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What does this post on Arri site about 416 mean?


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#1 Jim Feldspar

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Posted 14 January 2007 - 11:34 PM

From the Arri site about the 416:

"A completely new lightweight ergonomic design, integrated electronic accessories and compatibility
with the same lenses and accessories used by its 35 mm siblings make the 416 the most powerful,
flexible and portable Super 16 camera ever built."

How can a 16mm camera use a lens for a 35mm camera (and why?)
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#2 David Sweetman

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Posted 14 January 2007 - 11:47 PM

How can a 16mm camera use a lens for a 35mm camera (and why?)

PL mount, I'd wager. Many 16mm lenses wouldn't cover the super 16 sized image area (as this cam is s16 out-of-the-box), but 35mm lenses cover it fine. Also, it allows dp's to use their favorite set of lenses.
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#3 Mitch Gross

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Posted 14 January 2007 - 11:48 PM

The camera uses the same lens mount (Arri PL) as its 35mm big brothers, and the viewfinder design has been adjusted so that very large barrelled lenses have plenty of physical clearance to fit. Why this is important is because the vast majority of modern lens design work is being done in the 35mm world compared to the 16mm world. Superior optics are superior optics, so one would wish to use them on the camera no matter the format size. A 50mm lens is a 50mm lens, one just uses a smaller portion of the projected image when shooting in 16 as opposed to 35.

Btw, Aaton cameras have always been able to physically fit even the largest of these PL mount lenses, even the new monster-wide Master Primes. Had to slip it in.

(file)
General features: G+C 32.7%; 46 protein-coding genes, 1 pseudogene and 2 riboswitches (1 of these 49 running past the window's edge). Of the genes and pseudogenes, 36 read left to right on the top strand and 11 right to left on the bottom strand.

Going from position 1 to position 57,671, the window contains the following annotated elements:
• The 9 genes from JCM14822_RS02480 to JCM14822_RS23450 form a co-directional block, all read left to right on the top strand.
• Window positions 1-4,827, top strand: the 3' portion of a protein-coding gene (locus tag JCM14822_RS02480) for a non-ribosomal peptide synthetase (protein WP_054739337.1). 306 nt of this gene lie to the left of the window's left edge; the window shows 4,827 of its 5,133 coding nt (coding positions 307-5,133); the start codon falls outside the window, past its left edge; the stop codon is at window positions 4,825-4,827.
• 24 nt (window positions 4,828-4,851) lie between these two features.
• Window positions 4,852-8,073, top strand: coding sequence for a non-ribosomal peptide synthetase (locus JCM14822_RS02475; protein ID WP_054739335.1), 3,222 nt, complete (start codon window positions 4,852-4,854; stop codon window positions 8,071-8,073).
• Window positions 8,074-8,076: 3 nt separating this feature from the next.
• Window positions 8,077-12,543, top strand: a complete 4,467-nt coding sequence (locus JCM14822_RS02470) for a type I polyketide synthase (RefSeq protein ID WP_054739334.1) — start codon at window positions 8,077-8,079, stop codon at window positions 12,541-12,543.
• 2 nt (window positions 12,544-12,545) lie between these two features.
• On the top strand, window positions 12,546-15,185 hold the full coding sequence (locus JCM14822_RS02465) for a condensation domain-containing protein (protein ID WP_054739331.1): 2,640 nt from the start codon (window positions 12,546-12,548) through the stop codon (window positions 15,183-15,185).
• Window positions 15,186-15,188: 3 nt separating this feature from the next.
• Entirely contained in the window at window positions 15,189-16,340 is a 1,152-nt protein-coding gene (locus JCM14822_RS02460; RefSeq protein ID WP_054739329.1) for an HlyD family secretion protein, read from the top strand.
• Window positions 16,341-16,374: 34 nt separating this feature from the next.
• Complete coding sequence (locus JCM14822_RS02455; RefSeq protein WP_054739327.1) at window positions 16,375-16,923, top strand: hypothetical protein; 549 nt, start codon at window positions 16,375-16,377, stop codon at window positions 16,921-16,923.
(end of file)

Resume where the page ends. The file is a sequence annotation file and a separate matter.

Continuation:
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#4 David Mullen ASC

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Posted 14 January 2007 - 11:51 PM

Most modern Super-16 cameras have the same PL-mount as 35mm cameras (excluding Panavision and their own lens mount).

So you can use 35mm cine lenses on a Super-16 camera. It's harder to go the other way -- use PL-mount 16mm cine lenses on a 35mm camera -- because the 16mm lenses were only designed to cover the Super-16 frame, so would vignette on 35mm. As for "why", most of the new lenses have been made for the 35mm format, so if you can use those on your Super-16 camera, you'd have more choices.

In fact, because of the popularity of using the new Cooke S4's and Zeiss Ultra and Master Primes on Super-16 cameras, both Cooke and Zeiss have come out with a few new lenses in the shorter focal lengths (more necessary for Super-16) that only cover the Super-16 frame (and are a little smaller than if they were made for 35mm.)
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#5 Jim Feldspar

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Posted 15 January 2007 - 06:39 AM

Most modern Super-16 cameras have the same PL-mount as 35mm cameras (excluding Panavision and their own lens mount).

So you can use 35mm cine lenses on a Super-16 camera. It's harder to go the other way -- use PL-mount 16mm cine lenses on a 35mm camera -- because the 16mm lenses were only designed to cover the Super-16 frame, so would vignette on 35mm. As for "why", most of the new lenses have been made for the 35mm format, so if you can use those on your Super-16 camera, you'd have more choices.

In fact, because of the popularity of using the new Cooke S4's and Zeiss Ultra and Master Primes on Super-16 cameras, both Cooke and Zeiss have come out with a few new lenses in the shorter focal lengths (more necessary for Super-16) that only cover the Super-16 frame (and are a little smaller than if they were made for 35mm.)



Thanks guys.

You probably know but I'll post this. Maybe it'll win a cup of coffee for somebody reading .

From the Arri site:

"Q: Why is this new camera called "416"?
A: The 416 is ARRI's 4th generation sync-sound 16 mm camera with a coaxial magazine."
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#6 Oliver Temmler

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Posted 15 January 2007 - 07:13 AM

Most modern Super-16 cameras have the same PL-mount as 35mm cameras (excluding Panavision and their own lens mount).

And modern doesn't mean only the newest models. The 16 SR3 Advanced/Highspeed also takes 35mm cine lenses.

So you can use 35mm cine lenses on a Super-16 camera. It's harder to go the other way -- use PL-mount 16mm cine lenses on a 35mm camera -- because the 16mm lenses were only designed to cover the Super-16 frame, so would vignette on 35mm.

It's a lot harder to go the other way actually, as most 16mm cine lenses extend too far into the lens compartment to be used in a 35mm camera. Hence the odds are pretty good you'd vaporize the mirror shutter if you did.
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